I believe, some of my prayers are being answered. You, my wonderful daughter have emerged through these challenges as an extraordinary, loving, courageous, and very articulate young woman. I am proud of you. You keep going day by day, looking ahead, even when the going gets very rough. You love your little daughter, my precious little granddaughter, and remain connected in love with your white knight in shining armor. He also deserves serious accolades.

Kate, you have also inspired and engaged many of my friends, to pray and care for you, They also support me because they understand how difficult it is to witness your child’s suffering. You have created a circle of support, across generations, - now with over 100,000 readings of your blog. We all want to see you get well and are wishing a mighty wish. We know there are no guarantees and accepting the unknown is a daily chore. What we know that you are loved, respected and even admired. You shine with a bright light! I love you abundantly. Mom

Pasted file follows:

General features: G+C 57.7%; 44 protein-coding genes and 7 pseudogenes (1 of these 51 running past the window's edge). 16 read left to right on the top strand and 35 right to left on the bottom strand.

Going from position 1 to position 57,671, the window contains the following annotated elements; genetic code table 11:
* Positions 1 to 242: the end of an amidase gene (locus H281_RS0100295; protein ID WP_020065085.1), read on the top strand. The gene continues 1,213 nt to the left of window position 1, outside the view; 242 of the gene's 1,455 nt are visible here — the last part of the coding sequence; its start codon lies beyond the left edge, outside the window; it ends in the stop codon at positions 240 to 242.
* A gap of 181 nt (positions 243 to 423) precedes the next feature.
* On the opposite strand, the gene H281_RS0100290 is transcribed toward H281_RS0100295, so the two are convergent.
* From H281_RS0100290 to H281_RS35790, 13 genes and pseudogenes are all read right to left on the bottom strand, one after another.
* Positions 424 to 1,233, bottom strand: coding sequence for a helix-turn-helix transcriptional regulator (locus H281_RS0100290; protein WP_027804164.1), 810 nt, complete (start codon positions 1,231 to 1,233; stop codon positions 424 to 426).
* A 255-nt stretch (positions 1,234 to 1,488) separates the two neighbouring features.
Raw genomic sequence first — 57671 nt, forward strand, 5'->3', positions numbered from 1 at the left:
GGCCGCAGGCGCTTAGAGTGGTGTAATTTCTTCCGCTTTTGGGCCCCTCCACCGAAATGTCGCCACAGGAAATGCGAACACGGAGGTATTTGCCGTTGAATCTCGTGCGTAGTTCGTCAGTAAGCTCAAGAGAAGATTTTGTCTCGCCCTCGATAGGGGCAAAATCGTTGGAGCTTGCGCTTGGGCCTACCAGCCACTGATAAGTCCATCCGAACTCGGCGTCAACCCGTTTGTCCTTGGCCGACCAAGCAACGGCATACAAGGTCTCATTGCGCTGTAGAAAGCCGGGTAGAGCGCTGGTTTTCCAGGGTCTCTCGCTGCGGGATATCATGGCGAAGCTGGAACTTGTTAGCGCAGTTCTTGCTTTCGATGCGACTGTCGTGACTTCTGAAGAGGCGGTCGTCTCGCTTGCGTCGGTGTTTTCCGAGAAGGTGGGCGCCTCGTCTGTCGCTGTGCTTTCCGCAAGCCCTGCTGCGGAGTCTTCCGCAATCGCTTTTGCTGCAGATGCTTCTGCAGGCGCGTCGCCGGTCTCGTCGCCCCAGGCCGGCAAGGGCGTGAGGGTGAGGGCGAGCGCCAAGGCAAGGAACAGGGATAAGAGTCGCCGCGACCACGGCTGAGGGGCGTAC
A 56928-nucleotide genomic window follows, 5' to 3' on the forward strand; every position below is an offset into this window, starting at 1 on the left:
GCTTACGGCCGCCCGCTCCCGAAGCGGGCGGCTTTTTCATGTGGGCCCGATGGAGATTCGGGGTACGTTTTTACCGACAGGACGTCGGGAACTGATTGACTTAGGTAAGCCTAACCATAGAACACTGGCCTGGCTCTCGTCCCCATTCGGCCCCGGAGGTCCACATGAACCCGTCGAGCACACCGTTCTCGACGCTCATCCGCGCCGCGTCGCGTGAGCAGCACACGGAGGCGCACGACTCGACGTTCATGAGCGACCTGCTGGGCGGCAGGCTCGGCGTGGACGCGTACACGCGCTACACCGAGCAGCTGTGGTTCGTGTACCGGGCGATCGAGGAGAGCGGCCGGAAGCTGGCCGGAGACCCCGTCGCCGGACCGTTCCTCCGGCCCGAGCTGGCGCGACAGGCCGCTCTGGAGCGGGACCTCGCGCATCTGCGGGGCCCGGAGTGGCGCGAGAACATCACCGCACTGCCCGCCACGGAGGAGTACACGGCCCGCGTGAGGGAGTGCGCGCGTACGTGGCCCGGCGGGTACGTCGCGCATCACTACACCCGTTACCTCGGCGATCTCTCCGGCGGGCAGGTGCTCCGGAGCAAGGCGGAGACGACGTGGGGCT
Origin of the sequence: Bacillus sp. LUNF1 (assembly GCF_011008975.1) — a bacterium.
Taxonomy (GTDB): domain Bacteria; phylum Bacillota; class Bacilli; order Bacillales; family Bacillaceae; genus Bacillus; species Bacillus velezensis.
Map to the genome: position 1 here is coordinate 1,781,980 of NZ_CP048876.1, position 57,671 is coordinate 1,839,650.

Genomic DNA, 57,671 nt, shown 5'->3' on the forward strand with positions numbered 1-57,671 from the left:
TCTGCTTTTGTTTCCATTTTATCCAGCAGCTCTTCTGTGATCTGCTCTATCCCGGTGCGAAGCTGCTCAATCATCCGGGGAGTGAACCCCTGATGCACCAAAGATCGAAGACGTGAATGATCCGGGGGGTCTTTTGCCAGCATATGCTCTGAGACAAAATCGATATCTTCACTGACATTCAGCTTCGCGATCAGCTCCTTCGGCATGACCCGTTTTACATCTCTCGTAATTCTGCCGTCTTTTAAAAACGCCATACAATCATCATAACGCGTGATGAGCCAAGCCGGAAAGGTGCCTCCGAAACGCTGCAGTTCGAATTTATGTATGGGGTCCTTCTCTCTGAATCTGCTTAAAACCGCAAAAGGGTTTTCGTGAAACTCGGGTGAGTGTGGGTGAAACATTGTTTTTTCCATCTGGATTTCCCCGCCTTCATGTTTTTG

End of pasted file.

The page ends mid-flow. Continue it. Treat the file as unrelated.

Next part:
Thank you to my dear husband and mother for being a part of this celebration and being there for every step of the way. I love you both.

Last Words...

While putting my daughter to bed last week, I asked her a question I hadn't asked her before - "How did you feel when mommy got sick?"

She looked at me pondering the question and then said (in Norwegian) "Mommy - I was sooooooooooooo scared."

Me too too. 

Look forward to Part 2. 



1 comment:

  1. Just read Part 1 after I had already read Part II. WOW, this was so very special to have your husband and also your mother tell us how it really feels to be impacted by cancer (and in the case of your Mom, to also have to go through it herself). And your little daughter is wise beyond her years. {{{hugs}}} to you dear OBB. I am sharing this post on Twitter for you. (Gotta get on there, girlfriend!) ;-)